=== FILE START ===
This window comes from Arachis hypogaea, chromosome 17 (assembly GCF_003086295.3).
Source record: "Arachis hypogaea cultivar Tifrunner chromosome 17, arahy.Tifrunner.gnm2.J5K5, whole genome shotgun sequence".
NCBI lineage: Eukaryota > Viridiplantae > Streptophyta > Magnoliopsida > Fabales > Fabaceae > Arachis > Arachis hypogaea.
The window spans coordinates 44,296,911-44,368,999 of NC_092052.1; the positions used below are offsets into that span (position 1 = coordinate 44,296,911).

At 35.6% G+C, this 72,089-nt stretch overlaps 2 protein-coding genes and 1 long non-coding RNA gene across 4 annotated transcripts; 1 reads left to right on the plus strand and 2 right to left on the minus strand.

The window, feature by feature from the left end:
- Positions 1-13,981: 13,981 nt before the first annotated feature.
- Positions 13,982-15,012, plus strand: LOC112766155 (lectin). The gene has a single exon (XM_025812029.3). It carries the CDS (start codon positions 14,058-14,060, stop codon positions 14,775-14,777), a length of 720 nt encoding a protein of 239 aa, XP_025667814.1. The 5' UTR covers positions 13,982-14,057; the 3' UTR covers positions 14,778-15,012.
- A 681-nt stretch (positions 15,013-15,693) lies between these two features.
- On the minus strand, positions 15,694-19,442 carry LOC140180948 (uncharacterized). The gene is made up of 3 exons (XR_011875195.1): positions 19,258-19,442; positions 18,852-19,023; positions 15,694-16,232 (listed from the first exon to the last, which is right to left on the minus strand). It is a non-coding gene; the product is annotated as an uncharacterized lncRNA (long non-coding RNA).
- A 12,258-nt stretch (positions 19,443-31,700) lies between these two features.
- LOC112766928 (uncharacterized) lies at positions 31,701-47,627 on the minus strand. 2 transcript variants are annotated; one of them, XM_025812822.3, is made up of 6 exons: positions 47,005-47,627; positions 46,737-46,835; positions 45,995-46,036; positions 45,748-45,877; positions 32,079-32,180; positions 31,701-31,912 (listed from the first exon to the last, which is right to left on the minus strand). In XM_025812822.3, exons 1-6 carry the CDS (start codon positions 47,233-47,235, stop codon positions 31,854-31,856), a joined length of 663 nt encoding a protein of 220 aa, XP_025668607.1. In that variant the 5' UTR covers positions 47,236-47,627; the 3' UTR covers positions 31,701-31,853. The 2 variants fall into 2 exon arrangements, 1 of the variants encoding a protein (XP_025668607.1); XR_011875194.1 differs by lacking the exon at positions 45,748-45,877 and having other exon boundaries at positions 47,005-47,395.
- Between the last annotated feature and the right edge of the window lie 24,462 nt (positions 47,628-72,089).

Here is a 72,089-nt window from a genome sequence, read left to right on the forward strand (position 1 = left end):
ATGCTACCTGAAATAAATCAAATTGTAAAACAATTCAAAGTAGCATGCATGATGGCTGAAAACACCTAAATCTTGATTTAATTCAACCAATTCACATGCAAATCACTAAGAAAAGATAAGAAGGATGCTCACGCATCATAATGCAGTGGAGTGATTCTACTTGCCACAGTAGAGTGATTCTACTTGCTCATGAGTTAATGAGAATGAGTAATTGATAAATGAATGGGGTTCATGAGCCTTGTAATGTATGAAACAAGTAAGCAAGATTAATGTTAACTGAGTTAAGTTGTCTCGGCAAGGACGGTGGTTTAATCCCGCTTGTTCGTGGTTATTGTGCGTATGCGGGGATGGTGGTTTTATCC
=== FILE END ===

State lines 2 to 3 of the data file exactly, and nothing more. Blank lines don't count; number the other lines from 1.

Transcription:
Source record: "Arachis hypogaea cultivar Tifrunner chromosome 17, arahy.Tifrunner.gnm2.J5K5, whole genome shotgun sequence".
NCBI lineage: Eukaryota > Viridiplantae > Streptophyta > Magnoliopsida > Fabales > Fabaceae > Arachis > Arachis hypogaea.